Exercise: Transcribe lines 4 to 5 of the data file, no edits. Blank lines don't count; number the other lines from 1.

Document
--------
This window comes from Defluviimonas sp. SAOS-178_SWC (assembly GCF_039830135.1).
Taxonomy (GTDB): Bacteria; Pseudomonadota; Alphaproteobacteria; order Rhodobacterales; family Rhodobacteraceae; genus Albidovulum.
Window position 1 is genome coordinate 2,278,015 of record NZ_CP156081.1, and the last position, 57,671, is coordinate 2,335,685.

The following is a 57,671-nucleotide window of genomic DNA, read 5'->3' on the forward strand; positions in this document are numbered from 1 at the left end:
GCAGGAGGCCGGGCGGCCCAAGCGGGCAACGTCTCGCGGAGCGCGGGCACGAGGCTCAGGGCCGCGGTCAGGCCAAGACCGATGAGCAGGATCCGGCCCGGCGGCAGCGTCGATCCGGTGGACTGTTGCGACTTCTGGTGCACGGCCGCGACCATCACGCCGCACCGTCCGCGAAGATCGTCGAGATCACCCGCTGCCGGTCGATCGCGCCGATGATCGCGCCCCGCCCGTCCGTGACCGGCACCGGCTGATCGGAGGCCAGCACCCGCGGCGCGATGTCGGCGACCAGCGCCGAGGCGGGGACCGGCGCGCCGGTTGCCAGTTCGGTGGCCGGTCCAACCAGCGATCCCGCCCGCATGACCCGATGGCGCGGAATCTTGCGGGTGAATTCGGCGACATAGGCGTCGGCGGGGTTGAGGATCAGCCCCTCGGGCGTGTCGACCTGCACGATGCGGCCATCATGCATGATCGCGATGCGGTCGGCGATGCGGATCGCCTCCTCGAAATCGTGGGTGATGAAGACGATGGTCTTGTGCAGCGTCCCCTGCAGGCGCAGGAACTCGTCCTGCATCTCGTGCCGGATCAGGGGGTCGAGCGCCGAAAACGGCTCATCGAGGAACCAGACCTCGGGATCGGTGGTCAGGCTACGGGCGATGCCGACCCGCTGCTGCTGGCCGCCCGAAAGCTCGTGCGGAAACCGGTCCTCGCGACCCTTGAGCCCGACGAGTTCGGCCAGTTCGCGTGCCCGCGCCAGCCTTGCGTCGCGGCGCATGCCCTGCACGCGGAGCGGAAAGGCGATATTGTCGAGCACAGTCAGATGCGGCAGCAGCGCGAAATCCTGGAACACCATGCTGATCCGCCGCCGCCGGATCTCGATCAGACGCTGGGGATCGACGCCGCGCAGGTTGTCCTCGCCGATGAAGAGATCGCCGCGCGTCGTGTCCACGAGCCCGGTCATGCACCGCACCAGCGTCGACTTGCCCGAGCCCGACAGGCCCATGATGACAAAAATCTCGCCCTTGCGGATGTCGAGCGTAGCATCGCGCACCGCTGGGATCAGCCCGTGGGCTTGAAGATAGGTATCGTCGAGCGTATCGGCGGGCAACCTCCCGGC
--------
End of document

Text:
The following is a 57,671-nucleotide window of genomic DNA, read 5'->3' on the forward strand; positions in this document are numbered from 1 at the left end:
GCAGGAGGCCGGGCGGCCCAAGCGGGCAACGTCTCGCGGAGCGCGGGCACGAGGCTCAGGGCCGCGGTCAGGCCAAGACCGATGAGCAGGATCCGGCCCGGCGGCAGCGTCGATCCGGTGGACTGTTGCGACTTCTGGTGCACGGCCGCGACCATCACGCCGCACCGTCCGCGAAGATCGTCGAGATCACCCGCTGCCGGTCGATCGCGCCGATGATCGCGCCCCGCCCGTCCGTGACCGGCACCGGCTGATCGGAGGCCAGCACCCGCGGCGCGATGTCGGCGACCAGCGCCGAGGCGGGGACCGGCGCGCCGGTTGCCAGTTCGGTGGCCGGTCCAACCAGCGATCCCGCCCGCATGACCCGATGGCGCGGAATCTTGCGGGTGAATTCGGCGACATAGGCGTCGGCGGGGTTGAGGATCAGCCCCTCGGGCGTGTCGACCTGCACGATGCGGCCATCATGCATGATCGCGATGCGGTCGGCGATGCGGATCGCCTCCTCGAAATCGTGGGTGATGAAGACGATGGTCTTGTGCAGCGTCCCCTGCAGGCGCAGGAACTCGTCCTGCATCTCGTGCCGGATCAGGGGGTCGAGCGCCGAAAACGGCTCATCGAGGAACCAGACCTCGGGATCGGTGGTCAGGCTACGGGCGATGCCGACCCGCTGCTGCTGGCCGCCCGAAAGCTCGTGCGGAAACCGGTCCTCGCGACCCTTGAGCCCGACGAGTTCGGCCAGTTCGCGTGCCCGCGCCAGCCTTGCGTCGCGGCGCATGCCCTGCACGCGGAGCGGAAAGGCGATATTGTCGAGCACAGTCAGATGCGGCAGCAGCGCGAAATCCTGGAACACCATGCTGATCCGCCGCCGCCGGATCTCGATCAGACGCTGGGGATCGACGCCGCGCAGGTTGTCCTCGCCGATGAAGAGATCGCCGCGCGTCGTGTCCACGAGCCCGGTCATGCACCGCACCAGCGTCGACTTGCCCGAGCCCGACAGGCCCATGATGACAAAAATCTCGCCCTTGCGGATGTCGAGCGTAGCATCGCGCACCGCTGGGATCAGCCCGTGGGCTTGAAGATAGGTATCGTCGAGCGTATCGGCGGGCAACCTCCCGGC